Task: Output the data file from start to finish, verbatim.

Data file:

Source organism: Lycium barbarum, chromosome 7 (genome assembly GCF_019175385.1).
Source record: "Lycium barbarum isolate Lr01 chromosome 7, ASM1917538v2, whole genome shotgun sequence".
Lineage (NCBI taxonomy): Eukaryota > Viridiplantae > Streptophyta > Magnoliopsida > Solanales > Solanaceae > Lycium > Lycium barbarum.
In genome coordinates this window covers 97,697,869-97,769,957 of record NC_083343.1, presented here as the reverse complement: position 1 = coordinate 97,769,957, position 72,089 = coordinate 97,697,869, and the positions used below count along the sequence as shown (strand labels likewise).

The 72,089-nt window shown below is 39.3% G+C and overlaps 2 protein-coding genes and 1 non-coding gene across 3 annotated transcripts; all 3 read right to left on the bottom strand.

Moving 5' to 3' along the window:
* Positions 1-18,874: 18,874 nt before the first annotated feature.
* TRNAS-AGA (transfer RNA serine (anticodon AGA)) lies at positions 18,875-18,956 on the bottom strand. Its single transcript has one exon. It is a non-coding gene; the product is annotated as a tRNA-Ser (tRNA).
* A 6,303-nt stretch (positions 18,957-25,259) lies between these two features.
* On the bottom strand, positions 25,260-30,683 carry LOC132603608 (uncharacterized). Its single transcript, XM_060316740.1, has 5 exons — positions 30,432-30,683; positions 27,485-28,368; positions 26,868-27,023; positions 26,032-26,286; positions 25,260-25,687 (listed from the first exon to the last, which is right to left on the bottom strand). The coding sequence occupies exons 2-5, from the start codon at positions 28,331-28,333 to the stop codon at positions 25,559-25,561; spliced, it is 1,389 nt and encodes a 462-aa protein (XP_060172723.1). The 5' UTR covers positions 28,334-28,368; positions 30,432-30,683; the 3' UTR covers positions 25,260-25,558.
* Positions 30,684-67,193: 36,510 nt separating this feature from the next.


Source organism: Lycium barbarum, chromosome 7 (genome assembly GCF_019175385.1).
Source record: "Lycium barbarum isolate Lr01 chromosome 7, ASM1917538v2, whole genome shotgun sequence".
Lineage (NCBI taxonomy): Eukaryota > Viridiplantae > Streptophyta > Magnoliopsida > Solanales > Solanaceae > Lycium > Lycium barbarum.
In genome coordinates this window covers 97,697,869-97,769,957 of record NC_083343.1, presented here as the reverse complement: position 1 = coordinate 97,769,957, position 72,089 = coordinate 97,697,869, and the positions used below count along the sequence as shown (strand labels likewise).

The 72,089-nt window shown below is 39.3% G+C and overlaps 2 protein-coding genes and 1 non-coding gene across 3 annotated transcripts; all 3 read right to left on the bottom strand.

Moving 5' to 3' along the window:
* Positions 1-18,874: 18,874 nt before the first annotated feature.
* TRNAS-AGA (transfer RNA serine (anticodon AGA)) lies at positions 18,875-18,956 on the bottom strand. Its single transcript has one exon. It is a non-coding gene; the product is annotated as a tRNA-Ser (tRNA).
* A 6,303-nt stretch (positions 18,957-25,259) lies between these two features.
* On the bottom strand, positions 25,260-30,683 carry LOC132603608 (uncharacterized). Its single transcript, XM_060316740.1, has 5 exons — positions 30,432-30,683; positions 27,485-28,368; positions 26,868-27,023; positions 26,032-26,286; positions 25,260-25,687 (listed from the first exon to the last, which is right to left on the bottom strand). The coding sequence occupies exons 2-5, from the start codon at positions 28,331-28,333 to the stop codon at positions 25,559-25,561; spliced, it is 1,389 nt and encodes a 462-aa protein (XP_060172723.1). The 5' UTR covers positions 28,334-28,368; positions 30,432-30,683; the 3' UTR covers positions 25,260-25,558.
* Positions 30,684-67,193: 36,510 nt separating this feature from the next.